|Actor turned environmentalist Leonard DeCaprio, with UN Secretary-General, Ban Ki-moon during COP21. Photo credit: United Nations Photo via Flickr.|
By Anders Lorenzen
During the years I have been following the climate debate since the failed Copenhagen COP15 talks in 2009, I have never been more optimistic than I am today, the week after all the 195 UN countries finally came together to secure a global deal on climate change.
We should not downplay what a huge an achievement this is. The deal has its critics, plenty of them. But it is worth noting that the supporters far outweigh the critics. And the supporters are as diverse as green groups and environmentalists, scientists, politicians, businesses and so on.
1.5 degrees, an ambitious goal
We should of course not be complacent about what is needed now. And there is no doubt it is going to be incredibly hard to achieve the goals that have laid out. But as many have also argued, it has set the world on a clear path that we should move towards a low carbon world. I was somewhat surprised that the 1.5-degree target made its way into the agreement, as this was a goal I no longer thought we had any chance of agreeing on.
But let us also not forget that we earlier this year passed the terrifying 1 degree of warming. This means that if we are to meet the 1.5-degree target we can only emit greenhouse gas emissions up to 0.5 degree of warming – with today’s technologies. And while the deal that was just signed was a legal document, it was based on voluntary efforts such as the Intended National Determined Contributions (INDC), the target that each country had to submit. And they were so far off what is needed, that they would still put us on a trajectory of between 3-4 degrees of warming.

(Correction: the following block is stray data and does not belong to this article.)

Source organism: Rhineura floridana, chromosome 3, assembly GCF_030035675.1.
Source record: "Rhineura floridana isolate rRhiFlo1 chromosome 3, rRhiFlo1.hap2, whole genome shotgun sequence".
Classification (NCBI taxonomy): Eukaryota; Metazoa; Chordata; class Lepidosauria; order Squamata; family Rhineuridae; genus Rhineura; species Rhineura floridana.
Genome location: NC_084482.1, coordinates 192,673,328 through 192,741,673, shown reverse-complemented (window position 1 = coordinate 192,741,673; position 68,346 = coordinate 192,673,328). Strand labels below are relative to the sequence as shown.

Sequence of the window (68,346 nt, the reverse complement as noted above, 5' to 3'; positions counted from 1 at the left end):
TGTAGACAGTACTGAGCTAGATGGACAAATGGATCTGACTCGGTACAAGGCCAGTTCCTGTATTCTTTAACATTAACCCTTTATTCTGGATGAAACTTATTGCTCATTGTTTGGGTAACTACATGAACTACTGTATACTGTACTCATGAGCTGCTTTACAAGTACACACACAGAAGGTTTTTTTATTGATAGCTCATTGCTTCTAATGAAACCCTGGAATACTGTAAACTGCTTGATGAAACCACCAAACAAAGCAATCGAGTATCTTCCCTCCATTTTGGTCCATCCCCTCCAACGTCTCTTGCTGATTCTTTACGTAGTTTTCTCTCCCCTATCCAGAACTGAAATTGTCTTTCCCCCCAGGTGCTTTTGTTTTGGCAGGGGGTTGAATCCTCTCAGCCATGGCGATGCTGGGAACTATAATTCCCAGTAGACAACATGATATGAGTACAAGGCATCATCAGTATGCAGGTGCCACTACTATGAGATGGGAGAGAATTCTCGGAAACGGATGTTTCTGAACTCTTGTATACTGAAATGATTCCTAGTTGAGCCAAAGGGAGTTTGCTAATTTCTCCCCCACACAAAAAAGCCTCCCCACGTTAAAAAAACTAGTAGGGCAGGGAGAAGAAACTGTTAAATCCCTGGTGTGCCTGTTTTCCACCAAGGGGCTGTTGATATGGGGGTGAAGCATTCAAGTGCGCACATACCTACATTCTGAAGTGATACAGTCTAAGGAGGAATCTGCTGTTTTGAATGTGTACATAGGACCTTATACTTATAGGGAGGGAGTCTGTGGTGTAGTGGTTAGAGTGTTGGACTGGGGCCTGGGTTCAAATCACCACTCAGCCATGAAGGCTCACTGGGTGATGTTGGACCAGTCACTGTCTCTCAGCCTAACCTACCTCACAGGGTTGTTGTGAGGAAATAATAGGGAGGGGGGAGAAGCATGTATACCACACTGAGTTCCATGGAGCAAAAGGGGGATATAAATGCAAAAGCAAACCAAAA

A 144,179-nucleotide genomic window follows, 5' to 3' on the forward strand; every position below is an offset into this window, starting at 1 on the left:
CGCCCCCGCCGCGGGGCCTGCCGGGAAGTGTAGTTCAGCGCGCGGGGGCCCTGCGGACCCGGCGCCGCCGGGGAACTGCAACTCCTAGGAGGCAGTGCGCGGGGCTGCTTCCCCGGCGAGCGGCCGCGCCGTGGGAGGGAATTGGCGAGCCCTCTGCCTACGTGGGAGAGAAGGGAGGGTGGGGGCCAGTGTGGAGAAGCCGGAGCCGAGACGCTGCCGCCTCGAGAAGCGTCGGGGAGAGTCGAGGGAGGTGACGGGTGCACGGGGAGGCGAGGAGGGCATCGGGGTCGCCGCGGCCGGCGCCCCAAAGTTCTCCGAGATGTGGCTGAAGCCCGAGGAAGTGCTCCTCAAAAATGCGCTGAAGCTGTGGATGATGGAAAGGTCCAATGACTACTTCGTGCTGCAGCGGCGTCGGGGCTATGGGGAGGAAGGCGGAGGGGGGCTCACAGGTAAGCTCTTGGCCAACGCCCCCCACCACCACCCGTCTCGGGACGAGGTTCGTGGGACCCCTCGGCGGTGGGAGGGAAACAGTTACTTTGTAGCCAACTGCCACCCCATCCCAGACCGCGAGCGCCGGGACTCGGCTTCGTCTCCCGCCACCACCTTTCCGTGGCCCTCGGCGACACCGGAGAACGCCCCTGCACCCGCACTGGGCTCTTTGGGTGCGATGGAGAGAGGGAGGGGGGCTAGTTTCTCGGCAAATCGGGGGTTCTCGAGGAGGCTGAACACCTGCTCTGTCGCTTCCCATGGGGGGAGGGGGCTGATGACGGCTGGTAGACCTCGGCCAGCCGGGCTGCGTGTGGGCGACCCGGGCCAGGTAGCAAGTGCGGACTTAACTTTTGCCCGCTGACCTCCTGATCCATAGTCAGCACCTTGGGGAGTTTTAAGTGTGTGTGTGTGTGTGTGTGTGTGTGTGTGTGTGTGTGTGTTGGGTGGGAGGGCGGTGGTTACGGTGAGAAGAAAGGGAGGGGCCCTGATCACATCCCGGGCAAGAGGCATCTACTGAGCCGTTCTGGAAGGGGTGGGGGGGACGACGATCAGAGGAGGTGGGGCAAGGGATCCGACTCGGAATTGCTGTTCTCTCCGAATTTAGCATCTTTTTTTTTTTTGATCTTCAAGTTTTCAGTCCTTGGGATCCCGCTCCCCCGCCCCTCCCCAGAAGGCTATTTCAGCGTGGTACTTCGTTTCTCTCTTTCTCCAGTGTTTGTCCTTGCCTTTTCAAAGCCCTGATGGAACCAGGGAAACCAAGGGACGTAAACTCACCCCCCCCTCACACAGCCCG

The complexity of the UN negotiation process
So moving forward, there are clear issues to confront, and our ambition must be raised. And this is why the fact that the Paris Agreement will be reviewed each five years is so crucially important.
But let’s just take a minute to consider how complex the UN negotiation process is. The UN works on consensus, this means that before any deal can be signed each UN member state must agree to it. If just one country does not agree, no deal can be reached.
Some countries are heavily reliant on fossil fuels for their economy and development, are at one side of the spectrum. And other countries, such as small island states who are at the forefront of climate change, are at the other end of the spectrum. So compromises have to be made, and bridges have to be built.
We should also pay our respects to the negotiators, the UN climate chief Christiana Figueres, the French COP president Laurent Fabius, and many others for their sheer determination to strike a deal. This, I honestly believe, will go down in history as the moment when the world finally came together to deal with climate change.
Last week, I took part in this HuffPost Live discussion (above) on the merits of the deal, alongside Bill Becker, Director of the Presidental Climate Action Project, Chris Williams, Author, Ecology and Socialism, and Eric Lyman, Special Correspondent, Bloomberg BNA.